I feel sad, but my garden looks great!
The roses I still have in my garden are hardy and easy to keep alive, and they’re looking great this year. The catmint and aliums are thriving and spreading, and everything else is looking pretty good too. There was a 10′ shrubby rose that almost completely died over the winter though, and since it had murder thorns (seriously, it was a danger), I dug it out. I wanted to replace it with a flowering tree, and I spent days researching varieties that could be a good fit size and style-wise.
My grandmother died in late April. We were close, and complicated family dynamics (I’m estranged from my father) has made an already sad and difficult time that much worse. When I realized soon after her passing that there was an Ann magnolia, her middle name, I immediately decided that I was done researching trees; I would be planting an Ann in her honor. A local nursery had them in stock and I brought one home.
My sister came to be here for the planting, but the old rose did not go easily! She’s having another baby this summer, so that lazy git didn’t even have to pick up a shovel. :) I got most of the hole dug that day, but digging it out to be as deep and twice as wide as the magnolia’s root ball was quite a feat. I continued to work on old root removal before planting the magnolia a few days later. I’ve mulched it and am watering it regularly with a low-profile watering bag because this thing needs to make it. It’s small, but it is lush and beautiful.
I planted a pink dogwood tree sapling in back too, but it is not looking nearly as good. I ordered it online because I was having trouble finding one locally and the price was low, but it was crispy on arrival.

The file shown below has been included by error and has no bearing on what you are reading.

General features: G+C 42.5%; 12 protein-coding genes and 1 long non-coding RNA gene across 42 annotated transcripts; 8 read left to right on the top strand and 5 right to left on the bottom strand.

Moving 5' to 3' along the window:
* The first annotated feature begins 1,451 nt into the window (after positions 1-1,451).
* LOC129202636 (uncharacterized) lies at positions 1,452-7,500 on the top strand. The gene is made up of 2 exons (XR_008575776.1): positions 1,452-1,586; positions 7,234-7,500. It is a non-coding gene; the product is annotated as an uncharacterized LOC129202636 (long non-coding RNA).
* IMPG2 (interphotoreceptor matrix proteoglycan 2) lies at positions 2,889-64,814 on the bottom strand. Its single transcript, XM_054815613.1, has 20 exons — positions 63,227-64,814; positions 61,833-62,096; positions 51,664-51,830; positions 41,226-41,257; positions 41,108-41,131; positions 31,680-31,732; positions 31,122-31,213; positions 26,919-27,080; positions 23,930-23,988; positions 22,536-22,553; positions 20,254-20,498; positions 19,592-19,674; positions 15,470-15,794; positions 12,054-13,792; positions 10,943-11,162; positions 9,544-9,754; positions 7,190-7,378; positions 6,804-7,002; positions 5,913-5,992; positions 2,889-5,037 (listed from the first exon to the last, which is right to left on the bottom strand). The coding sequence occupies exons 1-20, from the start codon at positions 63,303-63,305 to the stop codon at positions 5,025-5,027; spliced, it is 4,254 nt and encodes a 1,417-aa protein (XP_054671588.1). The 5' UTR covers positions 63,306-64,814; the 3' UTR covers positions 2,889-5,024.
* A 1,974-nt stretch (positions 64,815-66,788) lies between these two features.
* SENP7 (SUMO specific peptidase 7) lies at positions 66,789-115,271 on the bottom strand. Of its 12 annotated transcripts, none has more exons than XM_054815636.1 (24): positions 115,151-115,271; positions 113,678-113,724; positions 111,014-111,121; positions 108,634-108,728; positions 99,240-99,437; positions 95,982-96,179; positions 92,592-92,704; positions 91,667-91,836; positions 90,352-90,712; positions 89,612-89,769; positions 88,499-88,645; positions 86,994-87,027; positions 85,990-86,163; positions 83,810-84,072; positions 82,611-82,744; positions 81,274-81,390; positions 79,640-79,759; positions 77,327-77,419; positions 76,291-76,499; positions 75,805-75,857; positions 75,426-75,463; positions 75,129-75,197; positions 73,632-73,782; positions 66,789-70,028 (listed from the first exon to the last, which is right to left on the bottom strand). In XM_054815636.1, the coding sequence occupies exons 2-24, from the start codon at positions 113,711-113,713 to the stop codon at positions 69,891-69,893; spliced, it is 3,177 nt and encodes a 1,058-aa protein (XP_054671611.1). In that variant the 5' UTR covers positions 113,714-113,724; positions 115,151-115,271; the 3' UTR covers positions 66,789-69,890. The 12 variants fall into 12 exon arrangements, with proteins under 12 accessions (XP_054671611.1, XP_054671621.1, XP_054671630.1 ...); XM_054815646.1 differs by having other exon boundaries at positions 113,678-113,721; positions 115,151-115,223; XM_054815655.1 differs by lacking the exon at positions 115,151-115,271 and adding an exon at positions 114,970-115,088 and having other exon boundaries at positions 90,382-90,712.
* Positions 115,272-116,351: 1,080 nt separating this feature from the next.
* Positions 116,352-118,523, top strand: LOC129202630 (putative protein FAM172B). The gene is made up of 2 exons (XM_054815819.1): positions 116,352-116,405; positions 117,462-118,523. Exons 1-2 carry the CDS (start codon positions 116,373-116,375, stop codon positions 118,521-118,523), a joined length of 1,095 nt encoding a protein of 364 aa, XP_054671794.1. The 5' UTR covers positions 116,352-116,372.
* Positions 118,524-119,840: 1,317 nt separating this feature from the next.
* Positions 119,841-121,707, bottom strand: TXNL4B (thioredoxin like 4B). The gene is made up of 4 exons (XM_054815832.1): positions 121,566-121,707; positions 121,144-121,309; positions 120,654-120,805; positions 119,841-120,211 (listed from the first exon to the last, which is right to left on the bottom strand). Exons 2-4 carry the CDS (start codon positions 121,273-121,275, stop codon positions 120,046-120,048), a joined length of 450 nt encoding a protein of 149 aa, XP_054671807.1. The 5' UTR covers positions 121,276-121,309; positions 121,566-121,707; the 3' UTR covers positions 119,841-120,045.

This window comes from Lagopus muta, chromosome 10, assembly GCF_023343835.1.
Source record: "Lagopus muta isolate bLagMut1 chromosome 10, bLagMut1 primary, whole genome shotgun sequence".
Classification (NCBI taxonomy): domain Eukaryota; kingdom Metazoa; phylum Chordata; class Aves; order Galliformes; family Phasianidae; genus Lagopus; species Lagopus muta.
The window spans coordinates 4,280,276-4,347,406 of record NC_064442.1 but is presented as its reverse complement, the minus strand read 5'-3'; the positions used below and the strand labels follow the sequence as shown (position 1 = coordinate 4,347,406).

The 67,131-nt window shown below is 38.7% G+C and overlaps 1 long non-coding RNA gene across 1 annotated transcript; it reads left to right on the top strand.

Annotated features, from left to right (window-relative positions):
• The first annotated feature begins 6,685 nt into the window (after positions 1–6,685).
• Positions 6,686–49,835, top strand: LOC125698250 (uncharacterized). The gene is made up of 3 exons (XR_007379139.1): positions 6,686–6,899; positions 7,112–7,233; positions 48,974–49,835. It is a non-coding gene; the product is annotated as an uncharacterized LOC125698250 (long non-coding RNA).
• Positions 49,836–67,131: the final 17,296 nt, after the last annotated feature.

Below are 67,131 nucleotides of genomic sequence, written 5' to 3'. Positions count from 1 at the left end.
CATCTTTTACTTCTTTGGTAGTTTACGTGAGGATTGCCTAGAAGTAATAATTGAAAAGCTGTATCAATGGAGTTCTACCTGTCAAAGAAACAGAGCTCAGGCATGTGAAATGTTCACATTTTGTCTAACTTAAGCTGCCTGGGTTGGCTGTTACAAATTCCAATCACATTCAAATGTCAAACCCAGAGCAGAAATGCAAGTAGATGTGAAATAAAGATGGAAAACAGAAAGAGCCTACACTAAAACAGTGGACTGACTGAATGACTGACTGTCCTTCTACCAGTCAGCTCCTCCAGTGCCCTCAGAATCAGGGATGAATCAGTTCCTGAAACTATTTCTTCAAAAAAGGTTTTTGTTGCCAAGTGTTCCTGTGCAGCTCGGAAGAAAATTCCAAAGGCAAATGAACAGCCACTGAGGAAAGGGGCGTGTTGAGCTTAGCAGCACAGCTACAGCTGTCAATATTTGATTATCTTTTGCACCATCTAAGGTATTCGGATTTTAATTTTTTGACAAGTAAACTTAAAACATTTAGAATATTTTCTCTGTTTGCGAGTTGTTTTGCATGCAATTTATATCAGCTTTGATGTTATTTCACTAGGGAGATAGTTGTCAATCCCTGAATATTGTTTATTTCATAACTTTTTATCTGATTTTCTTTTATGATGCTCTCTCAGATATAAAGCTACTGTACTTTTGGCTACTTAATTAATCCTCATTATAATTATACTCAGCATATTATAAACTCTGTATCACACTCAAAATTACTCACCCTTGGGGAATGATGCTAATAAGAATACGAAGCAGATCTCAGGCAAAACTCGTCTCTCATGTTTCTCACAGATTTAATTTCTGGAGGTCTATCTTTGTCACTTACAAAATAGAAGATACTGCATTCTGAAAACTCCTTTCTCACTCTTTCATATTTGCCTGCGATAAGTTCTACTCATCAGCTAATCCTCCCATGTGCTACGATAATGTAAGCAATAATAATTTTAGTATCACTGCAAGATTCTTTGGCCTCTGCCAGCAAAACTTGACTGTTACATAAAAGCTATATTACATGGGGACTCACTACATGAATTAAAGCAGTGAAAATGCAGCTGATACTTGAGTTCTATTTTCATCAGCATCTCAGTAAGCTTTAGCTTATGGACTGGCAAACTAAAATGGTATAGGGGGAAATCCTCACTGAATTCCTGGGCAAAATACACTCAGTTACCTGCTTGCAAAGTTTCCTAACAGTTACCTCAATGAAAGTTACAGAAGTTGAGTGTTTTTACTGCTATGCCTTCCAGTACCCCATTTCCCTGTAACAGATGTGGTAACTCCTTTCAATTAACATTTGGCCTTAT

I’ve been making more changes throughout the front and back. I got three slowmound Mugo pines from someone who was changing up their garden, and I picked up three spartan junipers to create a hedge along part of the side fence. I want more evergreens, and I want to add dahlias, anemones, foxglove, columbine, rudbeckia, hollyhocks, and baptisia. I also want more lady’s mantle, heuchera, and salvia.
There is a yew between the house and the gate to the backyard that was overgrown. It was overgrown before we moved in, and I’ve never done anything to correct that until now. OFF WITH ITS HEAD, and a good portion of the branches to one side. Turns out I’m good with a chainsaw and a hedge trimmer. But oh, it looks terrible! It will either rebound over the next few years and I shall work to form a magnificent topiary, or it will continue to look sad and I’ll yank it out next spring. I have hope though!
I’m still sad. And sometimes angry. Even writing this little bit about my grandmother made me want to cry. But I do feel better when I’m out there gardening, and I am spending a lot of my time out there these days.
KelseyJune 7, 2021 at 9:49 pm
I am so very sorry for your loss and your difficult family dynamic. I had a similar loss 8 years ago, and while it does, as they say, get better, there are periodic reminders that cause some tears or where I need to go have a few quiet moments to honour her memory. I hope your garden continues to offer you catharsis.
VictoriaJune 8, 2021 at 3:43 am
Sending you my sympathies. I have a bad family dynamic and it does make things harder. Your approach to grief, of creating life and colour and scent is healthy and loving toward yourself, your family and your grandmother’s memory.
French FryJune 8, 2021 at 10:52 am